The third day proves itself– impossibly– to be the hottest day yet. Wrong Way and I choose to spend close to five hours napping under the only tree we could find and are absolutely thrilled by the shade the Juniper offers.

We’ve learned by now to pack in as many miles as possible in the cool of the morning before loitering in whatever shade we can find for the hottest hours of the afternoon.

Nothing feels less welcoming than an utter lack of water surrounded by the bones and bodies of the animals who did not survive this area.

Everyone, at this point, is complaining of some type of pain. Whether it be blisters, back issues, knee issues, or hip issues, the desert is leaving its mark on all of us.

The only reprieve from the heat is the wind. While refreshing at first, the gusts grow in strength throughout the day until I’m hiking with my buff pulled up to my eyes as sand pelts me from every direction.

I try to just focus on the sunsets, which are by far my favorite part of this stretch.

Pitching a tent in this isn’t in the cards– it’s cowboy camping tonight for me. While I enjoy cowboy camping, knowing that this decision is forced on me due to my own inability to manage my gear feels frustrating, and I spend the next few hours staring up at an impossible number of stars while staying in an impossibly bad mood.

Surprise #4: I Don’t Like Desert Hiking

I would have expected, by Day Four, to feel settled into hiking in the desert. Really, what I feel I’ve learned is that desert hiking is not for me.

Once again, I repeat the motions. Wake early, hike as far as possible, find shade, rest away the afternoon, keep hiking, find water, set up camp, go to bed.

I share the trail, the water, and the shady spots with cows.

Everything is covered in a thick layer of dust and sand that hand sanitizer does little to cut through. My eyes are irritated from the grit behind my contacts, and my teeth crunch when I press them together.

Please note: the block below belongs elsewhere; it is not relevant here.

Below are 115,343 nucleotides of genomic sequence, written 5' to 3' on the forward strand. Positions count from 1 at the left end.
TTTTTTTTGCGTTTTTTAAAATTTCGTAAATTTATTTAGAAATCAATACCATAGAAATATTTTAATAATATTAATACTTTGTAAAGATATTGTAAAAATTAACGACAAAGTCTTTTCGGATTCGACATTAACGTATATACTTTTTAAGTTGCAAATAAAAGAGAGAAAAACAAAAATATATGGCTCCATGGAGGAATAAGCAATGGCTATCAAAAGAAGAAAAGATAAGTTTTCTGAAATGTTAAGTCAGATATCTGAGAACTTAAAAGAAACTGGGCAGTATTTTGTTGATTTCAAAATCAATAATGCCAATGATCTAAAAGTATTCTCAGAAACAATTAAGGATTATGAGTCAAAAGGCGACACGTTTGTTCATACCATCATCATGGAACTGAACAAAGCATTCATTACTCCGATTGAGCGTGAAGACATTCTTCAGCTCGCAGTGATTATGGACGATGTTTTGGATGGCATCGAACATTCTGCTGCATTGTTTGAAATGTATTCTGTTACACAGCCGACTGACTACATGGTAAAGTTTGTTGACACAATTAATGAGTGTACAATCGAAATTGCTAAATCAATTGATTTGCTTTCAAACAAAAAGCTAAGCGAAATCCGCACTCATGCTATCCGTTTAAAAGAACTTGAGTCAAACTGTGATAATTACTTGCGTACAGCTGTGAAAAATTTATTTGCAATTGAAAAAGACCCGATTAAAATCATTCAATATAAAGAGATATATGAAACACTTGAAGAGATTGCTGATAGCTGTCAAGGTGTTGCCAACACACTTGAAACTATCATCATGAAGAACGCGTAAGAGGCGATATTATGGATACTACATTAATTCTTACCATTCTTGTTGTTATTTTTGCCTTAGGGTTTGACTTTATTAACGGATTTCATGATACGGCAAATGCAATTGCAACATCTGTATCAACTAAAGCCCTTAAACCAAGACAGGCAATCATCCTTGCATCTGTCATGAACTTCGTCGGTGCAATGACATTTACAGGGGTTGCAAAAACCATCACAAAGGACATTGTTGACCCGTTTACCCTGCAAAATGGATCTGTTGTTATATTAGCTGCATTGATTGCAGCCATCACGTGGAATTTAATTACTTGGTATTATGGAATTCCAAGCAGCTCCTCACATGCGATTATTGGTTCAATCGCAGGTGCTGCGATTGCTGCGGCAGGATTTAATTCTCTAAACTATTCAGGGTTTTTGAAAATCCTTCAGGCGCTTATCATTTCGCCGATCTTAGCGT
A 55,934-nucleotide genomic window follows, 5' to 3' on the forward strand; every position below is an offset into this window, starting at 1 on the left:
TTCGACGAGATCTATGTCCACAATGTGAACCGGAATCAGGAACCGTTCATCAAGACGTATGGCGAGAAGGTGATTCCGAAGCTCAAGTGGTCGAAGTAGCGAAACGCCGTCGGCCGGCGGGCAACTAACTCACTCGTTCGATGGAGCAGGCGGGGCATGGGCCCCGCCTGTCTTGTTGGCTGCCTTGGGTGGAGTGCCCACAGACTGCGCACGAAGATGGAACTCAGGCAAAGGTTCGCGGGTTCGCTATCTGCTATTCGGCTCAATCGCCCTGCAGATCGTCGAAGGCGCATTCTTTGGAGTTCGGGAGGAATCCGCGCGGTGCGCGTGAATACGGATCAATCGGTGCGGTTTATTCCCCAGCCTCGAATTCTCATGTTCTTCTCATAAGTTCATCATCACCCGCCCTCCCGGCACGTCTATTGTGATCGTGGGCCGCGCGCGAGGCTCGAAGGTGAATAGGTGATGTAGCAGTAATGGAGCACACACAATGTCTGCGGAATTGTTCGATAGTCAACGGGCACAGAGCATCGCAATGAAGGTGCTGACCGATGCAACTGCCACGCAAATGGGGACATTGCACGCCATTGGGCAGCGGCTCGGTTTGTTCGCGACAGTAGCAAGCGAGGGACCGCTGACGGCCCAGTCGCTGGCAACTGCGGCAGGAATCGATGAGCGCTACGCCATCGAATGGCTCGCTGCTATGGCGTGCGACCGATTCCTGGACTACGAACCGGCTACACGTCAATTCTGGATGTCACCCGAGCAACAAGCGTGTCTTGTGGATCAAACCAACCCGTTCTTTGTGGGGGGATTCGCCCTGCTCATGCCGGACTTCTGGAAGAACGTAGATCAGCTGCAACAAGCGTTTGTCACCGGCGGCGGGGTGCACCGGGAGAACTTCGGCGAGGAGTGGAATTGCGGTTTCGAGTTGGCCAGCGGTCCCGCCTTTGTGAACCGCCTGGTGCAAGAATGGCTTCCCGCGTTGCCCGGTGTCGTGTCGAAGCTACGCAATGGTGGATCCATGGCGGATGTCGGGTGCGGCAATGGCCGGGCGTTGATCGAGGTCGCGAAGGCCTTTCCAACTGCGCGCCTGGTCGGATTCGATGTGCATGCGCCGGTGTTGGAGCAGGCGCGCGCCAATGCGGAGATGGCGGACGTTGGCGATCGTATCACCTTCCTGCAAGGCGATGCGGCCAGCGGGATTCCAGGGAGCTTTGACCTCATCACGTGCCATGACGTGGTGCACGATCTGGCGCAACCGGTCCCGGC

While I am able to pitch my tent this evening, the wind continues to howl through the evening and I know I’ll be lucky to steal even a few hours of sleep. Wrong Way and I discuss how the past four days have essentially eliminated any desire we’ve ever had to do the Arizona Trail. You win this round, desert.


Though, through this, spirits are high at camp as we talk about how we will spend our time tomorrow in our first town: Lordsburg.

Surprise #5: Unreasonable Kindness Fixes Most Things 

By the time I arrive in Lordsburg, feet aching from the final, paved road walk to the town center, I am in a pretty crappy mood.

I have a pretty good idea how this town stop will go: I’ll walk to the Dollar General for a resupply, get some food, wash my clothes in the library sink, wipe myself down as best I can, and head back out on the trail in a pretty bad mood.

Enter: Felicia.

Felicia is an elementary school teacher in Lordsburg who lives by the motto “be unreasonably kind”. And, her kindness sure is unreasonable.

She picks my group up at the Econolodge, takes us to her house, and we spend the next six hours using her shower and laundry, napping in her hammocks, and eating the amazing food she cooks for us.

She tells us her story and how, after overcoming a lot of hardship in life, she promised herself to always open her home to people in need. While she wouldn’t accept payment, she did share with me her Amazon wishlist for her classroom, which I’ll share with you all as well. After all, I’ve also found the hiking community to be unreasonably kind.

The most massive of thank yous to Felicia!!

I leave Lordsburg in a much better mood than expected. The desert may be brutal, but I’m clean, well rested, and full. While I may still consider this the worst section of the CDT, I continue to be grateful for the days I get to spend doing what I love, and I’m excited to see where the trail takes me next.